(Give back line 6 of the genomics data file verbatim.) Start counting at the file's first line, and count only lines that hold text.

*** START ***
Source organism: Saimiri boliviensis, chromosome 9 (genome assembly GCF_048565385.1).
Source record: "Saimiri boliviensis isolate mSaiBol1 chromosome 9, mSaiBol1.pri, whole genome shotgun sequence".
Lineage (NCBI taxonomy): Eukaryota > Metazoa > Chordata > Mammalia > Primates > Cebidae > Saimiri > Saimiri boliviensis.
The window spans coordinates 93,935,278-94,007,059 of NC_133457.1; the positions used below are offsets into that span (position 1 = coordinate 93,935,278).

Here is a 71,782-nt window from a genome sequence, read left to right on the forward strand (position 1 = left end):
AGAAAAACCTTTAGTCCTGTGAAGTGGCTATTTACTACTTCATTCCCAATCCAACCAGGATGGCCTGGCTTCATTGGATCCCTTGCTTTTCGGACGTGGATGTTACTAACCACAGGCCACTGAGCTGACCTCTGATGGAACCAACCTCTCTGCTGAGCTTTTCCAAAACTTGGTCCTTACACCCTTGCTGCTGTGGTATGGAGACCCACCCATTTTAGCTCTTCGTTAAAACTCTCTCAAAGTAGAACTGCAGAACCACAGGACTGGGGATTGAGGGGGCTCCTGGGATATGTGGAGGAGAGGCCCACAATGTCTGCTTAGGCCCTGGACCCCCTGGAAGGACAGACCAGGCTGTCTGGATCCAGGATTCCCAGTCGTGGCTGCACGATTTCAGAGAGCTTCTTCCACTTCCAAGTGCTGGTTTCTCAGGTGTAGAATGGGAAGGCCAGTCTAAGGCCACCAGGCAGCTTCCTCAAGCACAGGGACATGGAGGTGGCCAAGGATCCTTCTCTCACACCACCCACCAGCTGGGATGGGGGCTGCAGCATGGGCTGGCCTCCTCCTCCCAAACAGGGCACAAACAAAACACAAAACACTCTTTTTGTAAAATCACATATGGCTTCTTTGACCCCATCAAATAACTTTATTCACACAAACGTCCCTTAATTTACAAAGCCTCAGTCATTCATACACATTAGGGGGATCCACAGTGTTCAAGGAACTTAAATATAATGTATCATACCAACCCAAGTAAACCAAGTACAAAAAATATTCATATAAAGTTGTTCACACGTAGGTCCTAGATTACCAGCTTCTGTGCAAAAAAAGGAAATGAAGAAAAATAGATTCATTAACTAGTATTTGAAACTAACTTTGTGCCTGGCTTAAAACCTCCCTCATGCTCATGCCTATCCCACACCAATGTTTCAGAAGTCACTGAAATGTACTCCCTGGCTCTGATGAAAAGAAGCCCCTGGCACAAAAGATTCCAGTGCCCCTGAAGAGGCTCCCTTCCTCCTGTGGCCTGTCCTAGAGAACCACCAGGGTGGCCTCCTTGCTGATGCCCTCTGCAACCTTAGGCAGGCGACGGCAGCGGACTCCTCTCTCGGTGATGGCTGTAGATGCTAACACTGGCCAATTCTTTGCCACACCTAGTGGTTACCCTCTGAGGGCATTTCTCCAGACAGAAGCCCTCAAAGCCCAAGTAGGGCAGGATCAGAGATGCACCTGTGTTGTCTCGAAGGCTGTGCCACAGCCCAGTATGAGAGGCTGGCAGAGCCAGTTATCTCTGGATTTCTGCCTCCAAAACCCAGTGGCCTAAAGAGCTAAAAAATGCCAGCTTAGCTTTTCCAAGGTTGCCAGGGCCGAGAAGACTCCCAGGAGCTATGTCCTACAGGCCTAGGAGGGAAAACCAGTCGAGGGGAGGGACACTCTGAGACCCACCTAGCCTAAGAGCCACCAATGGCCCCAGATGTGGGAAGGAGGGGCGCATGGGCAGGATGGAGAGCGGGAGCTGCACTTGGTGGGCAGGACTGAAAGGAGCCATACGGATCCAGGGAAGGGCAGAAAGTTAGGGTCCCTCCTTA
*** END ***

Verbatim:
AGAAAAACCTTTAGTCCTGTGAAGTGGCTATTTACTACTTCATTCCCAATCCAACCAGGATGGCCTGGCTTCATTGGATCCCTTGCTTTTCGGACGTGGATGTTACTAACCACAGGCCACTGAGCTGACCTCTGATGGAACCAACCTCTCTGCTGAGCTTTTCCAAAACTTGGTCCTTACACCCTTGCTGCTGTGGTATGGAGACCCACCCATTTTAGCTCTTCGTTAAAACTCTCTCAAAGTAGAACTGCAGAACCACAGGACTGGGGATTGAGGGGGCTCCTGGGATATGTGGAGGAGAGGCCCACAATGTCTGCTTAGGCCCTGGACCCCCTGGAAGGACAGACCAGGCTGTCTGGATCCAGGATTCCCAGTCGTGGCTGCACGATTTCAGAGAGCTTCTTCCACTTCCAAGTGCTGGTTTCTCAGGTGTAGAATGGGAAGGCCAGTCTAAGGCCACCAGGCAGCTTCCTCAAGCACAGGGACATGGAGGTGGCCAAGGATCCTTCTCTCACACCACCCACCAGCTGGGATGGGGGCTGCAGCATGGGCTGGCCTCCTCCTCCCAAACAGGGCACAAACAAAACACAAAACACTCTTTTTGTAAAATCACATATGGCTTCTTTGACCCCATCAAATAACTTTATTCACACAAACGTCCCTTAATTTACAAAGCCTCAGTCATTCATACACATTAGGGGGATCCACAGTGTTCAAGGAACTTAAATATAATGTATCATACCAACCCAAGTAAACCAAGTACAAAAAATATTCATATAAAGTTGTTCACACGTAGGTCCTAGATTACCAGCTTCTGTGCAAAAAAAGGAAATGAAGAAAAATAGATTCATTAACTAGTATTTGAAACTAACTTTGTGCCTGGCTTAAAACCTCCCTCATGCTCATGCCTATCCCACACCAATGTTTCAGAAGTCACTGAAATGTACTCCCTGGCTCTGATGAAAAGAAGCCCCTGGCACAAAAGATTCCAGTGCCCCTGAAGAGGCTCCCTTCCTCCTGTGGCCTGTCCTAGAGAACCACCAGGGTGGCCTCCTTGCTGATGCCCTCTGCAACCTTAGGCAGGCGACGGCAGCGGACTCCTCTCTCGGTGATGGCTGTAGATGCTAACACTGGCCAATTCTTTGCCACACCTAGTGGTTACCCTCTGAGGGCATTTCTCCAGACAGAAGCCCTCAAAGCCCAAGTAGGGCAGGATCAGAGATGCACCTGTGTTGTCTCGAAGGCTGTGCCACAGCCCAGTATGAGAGGCTGGCAGAGCCAGTTATCTCTGGATTTCTGCCTCCAAAACCCAGTGGCCTAAAGAGCTAAAAAATGCCAGCTTAGCTTTTCCAAGGTTGCCAGGGCCGAGAAGACTCCCAGGAGCTATGTCCTACAGGCCTAGGAGGGAAAACCAGTCGAGGGGAGGGACACTCTGAGACCCACCTAGCCTAAGAGCCACCAATGGCCCCAGATGTGGGAAGGAGGGGCGCATGGGCAGGATGGAGAGCGGGAGCTGCACTTGGTGGGCAGGACTGAAAGGAGCCATACGGATCCAGGGAAGGGCAGAAAGTTAGGGTCCCTCCTTA